Thank you, Steve, for your books, articles and YouTube videos, especially “The Warrior Archetype” series.
I wish a wise new year to everyone!
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A great read and motivator. Thank you to Steve and all you guys.
Wishing you all a Happy New 2022
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Optimism abounds as the New Year begins. Optimism wanes as Resistance holds firm. When facing against Resistance, it is helpful to think about the situation from the viewpoint of a battalion attempting to assault a platoon (a ratio of around 12 to 16 to 1 for those of you not in the military). You shouldn’t give it even an f-bomb inch of your attention.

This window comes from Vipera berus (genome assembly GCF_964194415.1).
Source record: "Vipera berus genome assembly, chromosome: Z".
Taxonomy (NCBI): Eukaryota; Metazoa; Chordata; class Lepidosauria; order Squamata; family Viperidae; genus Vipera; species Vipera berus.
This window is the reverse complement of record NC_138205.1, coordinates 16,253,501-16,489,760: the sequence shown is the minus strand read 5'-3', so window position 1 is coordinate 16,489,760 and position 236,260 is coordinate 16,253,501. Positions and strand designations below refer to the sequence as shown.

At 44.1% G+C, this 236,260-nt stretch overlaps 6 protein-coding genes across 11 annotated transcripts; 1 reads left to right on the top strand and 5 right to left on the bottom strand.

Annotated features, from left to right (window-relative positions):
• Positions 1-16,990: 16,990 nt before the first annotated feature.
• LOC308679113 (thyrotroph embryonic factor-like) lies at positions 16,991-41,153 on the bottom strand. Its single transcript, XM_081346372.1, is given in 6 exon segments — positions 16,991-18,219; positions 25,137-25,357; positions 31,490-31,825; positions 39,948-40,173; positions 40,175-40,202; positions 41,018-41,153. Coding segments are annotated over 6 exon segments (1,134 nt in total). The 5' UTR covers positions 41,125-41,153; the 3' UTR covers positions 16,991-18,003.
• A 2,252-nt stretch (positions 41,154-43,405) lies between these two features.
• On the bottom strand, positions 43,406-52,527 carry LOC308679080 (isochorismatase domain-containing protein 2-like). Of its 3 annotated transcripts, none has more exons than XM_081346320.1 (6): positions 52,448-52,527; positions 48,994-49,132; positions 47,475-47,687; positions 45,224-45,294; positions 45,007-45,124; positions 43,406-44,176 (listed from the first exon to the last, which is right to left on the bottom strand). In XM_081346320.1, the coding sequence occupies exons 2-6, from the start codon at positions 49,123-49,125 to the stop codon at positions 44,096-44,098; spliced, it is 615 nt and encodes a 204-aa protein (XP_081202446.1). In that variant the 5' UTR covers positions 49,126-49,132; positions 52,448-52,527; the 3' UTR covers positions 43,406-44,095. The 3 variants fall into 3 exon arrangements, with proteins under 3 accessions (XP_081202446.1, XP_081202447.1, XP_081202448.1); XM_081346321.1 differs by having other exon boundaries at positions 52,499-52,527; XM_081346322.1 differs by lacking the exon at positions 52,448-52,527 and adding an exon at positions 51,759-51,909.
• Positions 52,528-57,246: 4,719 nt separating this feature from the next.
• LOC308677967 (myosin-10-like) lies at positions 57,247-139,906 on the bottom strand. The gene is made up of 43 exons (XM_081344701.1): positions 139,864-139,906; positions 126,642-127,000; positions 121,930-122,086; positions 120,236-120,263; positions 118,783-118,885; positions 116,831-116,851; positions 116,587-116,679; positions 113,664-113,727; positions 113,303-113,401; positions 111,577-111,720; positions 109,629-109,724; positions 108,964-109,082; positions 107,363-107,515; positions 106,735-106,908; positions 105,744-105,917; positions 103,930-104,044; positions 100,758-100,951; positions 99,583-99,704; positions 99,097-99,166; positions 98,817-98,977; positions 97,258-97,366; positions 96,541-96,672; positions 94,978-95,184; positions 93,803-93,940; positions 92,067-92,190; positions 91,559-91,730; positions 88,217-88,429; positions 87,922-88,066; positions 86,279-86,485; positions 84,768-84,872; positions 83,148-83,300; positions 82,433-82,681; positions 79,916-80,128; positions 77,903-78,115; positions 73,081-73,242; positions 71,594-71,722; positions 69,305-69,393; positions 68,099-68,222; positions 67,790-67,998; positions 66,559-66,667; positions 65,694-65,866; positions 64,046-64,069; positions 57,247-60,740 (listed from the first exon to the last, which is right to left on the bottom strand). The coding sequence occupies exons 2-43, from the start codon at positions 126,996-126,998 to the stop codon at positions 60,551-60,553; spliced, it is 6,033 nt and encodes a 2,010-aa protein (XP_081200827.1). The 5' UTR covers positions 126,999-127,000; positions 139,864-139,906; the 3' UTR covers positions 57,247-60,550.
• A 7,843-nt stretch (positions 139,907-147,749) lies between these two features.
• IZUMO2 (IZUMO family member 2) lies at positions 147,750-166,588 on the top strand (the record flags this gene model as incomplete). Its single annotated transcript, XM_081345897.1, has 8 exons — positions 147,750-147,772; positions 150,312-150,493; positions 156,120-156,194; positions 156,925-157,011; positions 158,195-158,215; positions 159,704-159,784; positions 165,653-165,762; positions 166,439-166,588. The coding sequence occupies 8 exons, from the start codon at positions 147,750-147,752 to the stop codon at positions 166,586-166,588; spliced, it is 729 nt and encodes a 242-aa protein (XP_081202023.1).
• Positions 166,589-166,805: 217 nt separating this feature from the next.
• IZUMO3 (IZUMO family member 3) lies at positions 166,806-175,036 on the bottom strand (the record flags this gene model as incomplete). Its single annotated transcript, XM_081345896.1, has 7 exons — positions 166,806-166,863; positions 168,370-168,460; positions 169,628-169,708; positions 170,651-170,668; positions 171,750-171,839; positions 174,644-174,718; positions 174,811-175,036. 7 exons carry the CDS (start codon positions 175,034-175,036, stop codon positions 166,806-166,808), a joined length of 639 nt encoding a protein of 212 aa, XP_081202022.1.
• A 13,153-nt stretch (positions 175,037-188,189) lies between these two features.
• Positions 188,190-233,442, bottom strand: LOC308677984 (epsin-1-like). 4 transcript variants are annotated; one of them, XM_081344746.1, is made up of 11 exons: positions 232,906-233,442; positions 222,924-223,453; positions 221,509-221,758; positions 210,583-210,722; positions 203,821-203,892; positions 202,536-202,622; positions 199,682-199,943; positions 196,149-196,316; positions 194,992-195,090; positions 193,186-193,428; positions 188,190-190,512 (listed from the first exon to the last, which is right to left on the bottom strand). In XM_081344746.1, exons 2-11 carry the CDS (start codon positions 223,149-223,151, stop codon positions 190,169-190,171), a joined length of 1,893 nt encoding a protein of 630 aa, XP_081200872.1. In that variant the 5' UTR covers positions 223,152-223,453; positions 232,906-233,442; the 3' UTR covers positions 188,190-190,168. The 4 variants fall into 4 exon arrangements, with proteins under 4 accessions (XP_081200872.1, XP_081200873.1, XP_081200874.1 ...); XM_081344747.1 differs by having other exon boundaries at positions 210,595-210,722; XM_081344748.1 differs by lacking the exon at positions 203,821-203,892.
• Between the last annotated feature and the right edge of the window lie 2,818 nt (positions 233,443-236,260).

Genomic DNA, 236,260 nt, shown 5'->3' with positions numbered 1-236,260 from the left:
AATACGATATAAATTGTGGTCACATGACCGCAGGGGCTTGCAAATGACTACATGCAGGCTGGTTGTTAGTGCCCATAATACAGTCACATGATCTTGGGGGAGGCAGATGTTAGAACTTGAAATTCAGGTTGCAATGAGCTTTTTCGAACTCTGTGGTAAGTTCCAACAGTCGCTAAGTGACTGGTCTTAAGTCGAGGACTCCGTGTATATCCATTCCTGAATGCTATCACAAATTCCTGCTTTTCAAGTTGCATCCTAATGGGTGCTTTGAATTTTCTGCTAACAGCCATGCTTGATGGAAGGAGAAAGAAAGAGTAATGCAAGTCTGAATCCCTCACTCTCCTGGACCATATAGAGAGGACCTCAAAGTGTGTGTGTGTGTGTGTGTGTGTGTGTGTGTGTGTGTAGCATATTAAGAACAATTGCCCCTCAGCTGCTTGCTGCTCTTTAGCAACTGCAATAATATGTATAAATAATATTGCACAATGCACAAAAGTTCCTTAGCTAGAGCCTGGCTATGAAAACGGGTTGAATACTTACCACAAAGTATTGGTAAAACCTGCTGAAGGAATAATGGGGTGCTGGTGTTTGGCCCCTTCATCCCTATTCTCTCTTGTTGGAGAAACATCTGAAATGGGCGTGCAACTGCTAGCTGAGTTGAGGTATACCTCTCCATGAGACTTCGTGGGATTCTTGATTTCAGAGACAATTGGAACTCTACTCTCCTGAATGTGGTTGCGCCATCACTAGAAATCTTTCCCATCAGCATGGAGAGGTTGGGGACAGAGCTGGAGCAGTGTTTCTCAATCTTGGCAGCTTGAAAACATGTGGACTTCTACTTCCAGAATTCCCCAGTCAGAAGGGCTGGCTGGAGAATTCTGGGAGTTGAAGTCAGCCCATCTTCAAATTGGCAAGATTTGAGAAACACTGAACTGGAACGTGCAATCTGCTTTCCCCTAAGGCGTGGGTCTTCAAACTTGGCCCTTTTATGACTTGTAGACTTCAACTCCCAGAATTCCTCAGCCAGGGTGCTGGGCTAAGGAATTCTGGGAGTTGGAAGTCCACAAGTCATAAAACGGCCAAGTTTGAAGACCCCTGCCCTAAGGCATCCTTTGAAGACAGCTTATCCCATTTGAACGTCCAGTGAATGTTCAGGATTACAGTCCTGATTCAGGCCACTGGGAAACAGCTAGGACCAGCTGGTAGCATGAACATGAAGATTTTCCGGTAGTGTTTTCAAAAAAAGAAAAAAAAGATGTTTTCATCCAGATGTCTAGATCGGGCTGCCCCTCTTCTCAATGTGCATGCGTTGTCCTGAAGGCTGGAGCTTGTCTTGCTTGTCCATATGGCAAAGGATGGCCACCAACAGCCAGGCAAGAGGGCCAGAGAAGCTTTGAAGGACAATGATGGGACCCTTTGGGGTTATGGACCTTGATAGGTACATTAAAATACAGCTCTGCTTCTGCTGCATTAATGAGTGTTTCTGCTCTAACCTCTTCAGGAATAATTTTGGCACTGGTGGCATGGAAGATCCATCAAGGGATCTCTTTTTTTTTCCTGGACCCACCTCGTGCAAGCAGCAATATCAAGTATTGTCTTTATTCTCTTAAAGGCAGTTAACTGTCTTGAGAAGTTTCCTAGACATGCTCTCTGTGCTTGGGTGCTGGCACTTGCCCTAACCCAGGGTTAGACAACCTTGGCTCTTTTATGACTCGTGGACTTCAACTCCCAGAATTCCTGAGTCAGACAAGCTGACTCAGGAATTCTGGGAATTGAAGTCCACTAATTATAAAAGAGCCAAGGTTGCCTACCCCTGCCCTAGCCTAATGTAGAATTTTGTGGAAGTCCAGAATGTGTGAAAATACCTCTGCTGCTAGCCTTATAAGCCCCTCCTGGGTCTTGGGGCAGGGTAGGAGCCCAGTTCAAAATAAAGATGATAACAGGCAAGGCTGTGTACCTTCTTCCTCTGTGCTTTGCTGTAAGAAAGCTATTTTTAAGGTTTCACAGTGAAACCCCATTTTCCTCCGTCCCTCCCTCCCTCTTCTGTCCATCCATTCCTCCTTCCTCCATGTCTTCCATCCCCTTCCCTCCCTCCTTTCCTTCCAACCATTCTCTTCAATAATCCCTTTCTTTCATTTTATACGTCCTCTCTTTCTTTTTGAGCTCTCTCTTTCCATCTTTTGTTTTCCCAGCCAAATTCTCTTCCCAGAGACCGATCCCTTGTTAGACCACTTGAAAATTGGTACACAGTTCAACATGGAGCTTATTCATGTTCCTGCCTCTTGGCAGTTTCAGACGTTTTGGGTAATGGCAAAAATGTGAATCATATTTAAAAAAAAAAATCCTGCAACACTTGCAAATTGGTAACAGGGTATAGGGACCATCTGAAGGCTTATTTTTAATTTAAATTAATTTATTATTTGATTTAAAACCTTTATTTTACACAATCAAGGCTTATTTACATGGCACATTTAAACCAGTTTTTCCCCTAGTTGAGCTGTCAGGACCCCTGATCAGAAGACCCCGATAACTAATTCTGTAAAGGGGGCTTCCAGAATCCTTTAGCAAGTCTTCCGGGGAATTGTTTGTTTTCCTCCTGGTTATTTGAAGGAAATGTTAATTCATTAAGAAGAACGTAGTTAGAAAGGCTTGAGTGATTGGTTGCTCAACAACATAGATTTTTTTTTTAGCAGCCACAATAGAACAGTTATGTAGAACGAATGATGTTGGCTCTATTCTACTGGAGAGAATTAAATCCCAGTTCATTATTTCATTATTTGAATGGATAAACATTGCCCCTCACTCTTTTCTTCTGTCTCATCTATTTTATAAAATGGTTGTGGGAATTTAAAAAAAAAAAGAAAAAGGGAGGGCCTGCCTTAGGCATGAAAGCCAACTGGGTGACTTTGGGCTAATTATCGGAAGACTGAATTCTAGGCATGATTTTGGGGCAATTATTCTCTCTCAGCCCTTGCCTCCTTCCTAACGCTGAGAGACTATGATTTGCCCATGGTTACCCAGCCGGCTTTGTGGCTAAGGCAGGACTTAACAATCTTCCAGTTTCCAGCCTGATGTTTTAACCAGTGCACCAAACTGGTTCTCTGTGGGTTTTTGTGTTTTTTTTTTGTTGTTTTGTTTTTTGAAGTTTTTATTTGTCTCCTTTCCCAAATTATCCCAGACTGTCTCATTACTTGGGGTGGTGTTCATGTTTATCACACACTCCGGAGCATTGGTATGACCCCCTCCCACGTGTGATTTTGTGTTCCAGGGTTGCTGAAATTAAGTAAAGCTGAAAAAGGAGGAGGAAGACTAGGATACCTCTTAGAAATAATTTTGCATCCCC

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Because why exactly? And how it can resolve my problems? I don’t see any way.
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How do I prepare for work? I put on my headphones and I enjoy my favorite music while coding scripts.